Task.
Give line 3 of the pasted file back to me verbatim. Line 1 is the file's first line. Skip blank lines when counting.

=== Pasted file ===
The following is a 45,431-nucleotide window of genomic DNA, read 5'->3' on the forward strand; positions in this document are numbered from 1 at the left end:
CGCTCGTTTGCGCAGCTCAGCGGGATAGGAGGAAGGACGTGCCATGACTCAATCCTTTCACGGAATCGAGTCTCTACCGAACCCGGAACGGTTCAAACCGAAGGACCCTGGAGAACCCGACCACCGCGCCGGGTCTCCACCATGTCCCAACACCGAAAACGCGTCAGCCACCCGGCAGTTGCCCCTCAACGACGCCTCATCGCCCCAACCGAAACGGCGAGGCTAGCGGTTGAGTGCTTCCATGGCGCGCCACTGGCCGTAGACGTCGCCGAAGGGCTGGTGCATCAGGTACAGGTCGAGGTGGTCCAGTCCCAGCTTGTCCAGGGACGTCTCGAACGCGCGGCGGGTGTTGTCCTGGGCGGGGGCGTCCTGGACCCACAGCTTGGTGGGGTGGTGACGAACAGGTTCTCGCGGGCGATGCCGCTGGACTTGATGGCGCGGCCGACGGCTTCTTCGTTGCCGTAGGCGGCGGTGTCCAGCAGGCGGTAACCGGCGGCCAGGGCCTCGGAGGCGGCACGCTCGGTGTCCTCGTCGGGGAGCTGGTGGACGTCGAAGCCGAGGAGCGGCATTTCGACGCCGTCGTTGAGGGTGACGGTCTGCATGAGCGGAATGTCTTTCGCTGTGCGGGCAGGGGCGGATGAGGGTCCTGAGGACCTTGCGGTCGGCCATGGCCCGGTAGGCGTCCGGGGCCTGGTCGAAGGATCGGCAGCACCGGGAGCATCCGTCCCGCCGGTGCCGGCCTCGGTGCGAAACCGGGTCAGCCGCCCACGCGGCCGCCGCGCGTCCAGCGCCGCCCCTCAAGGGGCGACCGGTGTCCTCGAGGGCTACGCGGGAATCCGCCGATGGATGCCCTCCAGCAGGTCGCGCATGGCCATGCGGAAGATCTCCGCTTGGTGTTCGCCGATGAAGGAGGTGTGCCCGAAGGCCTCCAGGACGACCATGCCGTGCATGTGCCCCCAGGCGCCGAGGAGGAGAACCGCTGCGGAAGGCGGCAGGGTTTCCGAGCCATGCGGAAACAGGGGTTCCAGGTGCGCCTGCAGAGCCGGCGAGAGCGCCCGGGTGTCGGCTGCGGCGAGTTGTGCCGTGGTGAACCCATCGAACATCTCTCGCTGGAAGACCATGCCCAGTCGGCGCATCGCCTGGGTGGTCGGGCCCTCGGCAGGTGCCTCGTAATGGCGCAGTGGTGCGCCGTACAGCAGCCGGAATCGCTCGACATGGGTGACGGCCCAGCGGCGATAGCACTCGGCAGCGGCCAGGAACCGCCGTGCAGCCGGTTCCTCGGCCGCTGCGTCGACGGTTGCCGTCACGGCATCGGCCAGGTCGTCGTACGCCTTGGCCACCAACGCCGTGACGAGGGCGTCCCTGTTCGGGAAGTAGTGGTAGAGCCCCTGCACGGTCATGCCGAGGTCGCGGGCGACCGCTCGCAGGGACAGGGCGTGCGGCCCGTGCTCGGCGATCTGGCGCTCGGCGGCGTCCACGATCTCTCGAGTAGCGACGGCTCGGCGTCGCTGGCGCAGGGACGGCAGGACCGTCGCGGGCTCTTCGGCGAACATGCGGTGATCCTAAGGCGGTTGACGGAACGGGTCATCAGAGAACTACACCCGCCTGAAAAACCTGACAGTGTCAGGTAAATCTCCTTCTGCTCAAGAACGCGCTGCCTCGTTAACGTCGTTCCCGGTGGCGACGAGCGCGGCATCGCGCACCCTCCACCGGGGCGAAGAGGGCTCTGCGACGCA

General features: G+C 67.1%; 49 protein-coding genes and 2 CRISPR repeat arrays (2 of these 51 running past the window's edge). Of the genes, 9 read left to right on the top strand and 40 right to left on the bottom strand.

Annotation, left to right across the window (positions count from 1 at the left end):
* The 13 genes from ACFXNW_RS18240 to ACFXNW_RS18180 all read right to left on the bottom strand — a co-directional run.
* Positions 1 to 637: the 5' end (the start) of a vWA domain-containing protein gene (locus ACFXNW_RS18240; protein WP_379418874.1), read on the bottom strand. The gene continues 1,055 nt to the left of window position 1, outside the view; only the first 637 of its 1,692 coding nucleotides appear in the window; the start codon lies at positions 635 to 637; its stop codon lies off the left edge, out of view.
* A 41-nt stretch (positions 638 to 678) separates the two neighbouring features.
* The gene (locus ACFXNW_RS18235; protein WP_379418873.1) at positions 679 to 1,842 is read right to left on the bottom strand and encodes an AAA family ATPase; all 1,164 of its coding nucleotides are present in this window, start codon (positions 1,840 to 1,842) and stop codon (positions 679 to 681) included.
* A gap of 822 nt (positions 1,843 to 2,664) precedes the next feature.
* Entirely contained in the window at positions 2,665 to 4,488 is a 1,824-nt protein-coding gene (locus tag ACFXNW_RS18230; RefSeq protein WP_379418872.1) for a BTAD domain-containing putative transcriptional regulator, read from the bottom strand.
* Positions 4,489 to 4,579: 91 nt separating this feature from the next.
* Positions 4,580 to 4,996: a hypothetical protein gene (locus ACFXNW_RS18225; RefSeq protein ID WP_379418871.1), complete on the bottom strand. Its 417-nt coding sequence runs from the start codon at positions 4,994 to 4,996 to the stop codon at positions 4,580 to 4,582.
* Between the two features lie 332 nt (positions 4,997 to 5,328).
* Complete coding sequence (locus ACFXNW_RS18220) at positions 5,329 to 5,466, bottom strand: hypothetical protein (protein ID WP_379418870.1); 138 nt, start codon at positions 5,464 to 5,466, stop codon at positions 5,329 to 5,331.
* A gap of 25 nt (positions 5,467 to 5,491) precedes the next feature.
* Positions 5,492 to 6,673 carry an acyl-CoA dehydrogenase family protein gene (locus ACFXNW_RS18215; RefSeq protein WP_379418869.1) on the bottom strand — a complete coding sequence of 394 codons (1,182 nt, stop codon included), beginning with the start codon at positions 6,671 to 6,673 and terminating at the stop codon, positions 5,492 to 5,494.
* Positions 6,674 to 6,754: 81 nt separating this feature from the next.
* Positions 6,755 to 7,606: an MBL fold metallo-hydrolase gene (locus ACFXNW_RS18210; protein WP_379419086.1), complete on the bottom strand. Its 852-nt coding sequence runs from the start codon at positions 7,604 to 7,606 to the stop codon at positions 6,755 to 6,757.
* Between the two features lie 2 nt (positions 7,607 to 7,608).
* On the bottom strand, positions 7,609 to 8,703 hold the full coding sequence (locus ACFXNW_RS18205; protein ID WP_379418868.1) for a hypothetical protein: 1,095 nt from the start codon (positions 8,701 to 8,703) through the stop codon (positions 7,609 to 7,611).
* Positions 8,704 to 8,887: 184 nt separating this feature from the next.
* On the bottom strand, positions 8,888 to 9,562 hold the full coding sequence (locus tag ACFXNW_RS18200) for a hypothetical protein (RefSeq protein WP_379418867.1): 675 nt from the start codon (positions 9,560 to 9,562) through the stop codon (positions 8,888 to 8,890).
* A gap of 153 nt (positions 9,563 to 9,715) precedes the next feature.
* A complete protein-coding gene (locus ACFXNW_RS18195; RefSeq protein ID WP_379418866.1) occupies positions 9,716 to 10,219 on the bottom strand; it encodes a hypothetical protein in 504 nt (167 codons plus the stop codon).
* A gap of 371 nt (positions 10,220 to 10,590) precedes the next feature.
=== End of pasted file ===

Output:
General features: G+C 67.1%; 49 protein-coding genes and 2 CRISPR repeat arrays (2 of these 51 running past the window's edge). Of the genes, 9 read left to right on the top strand and 40 right to left on the bottom strand.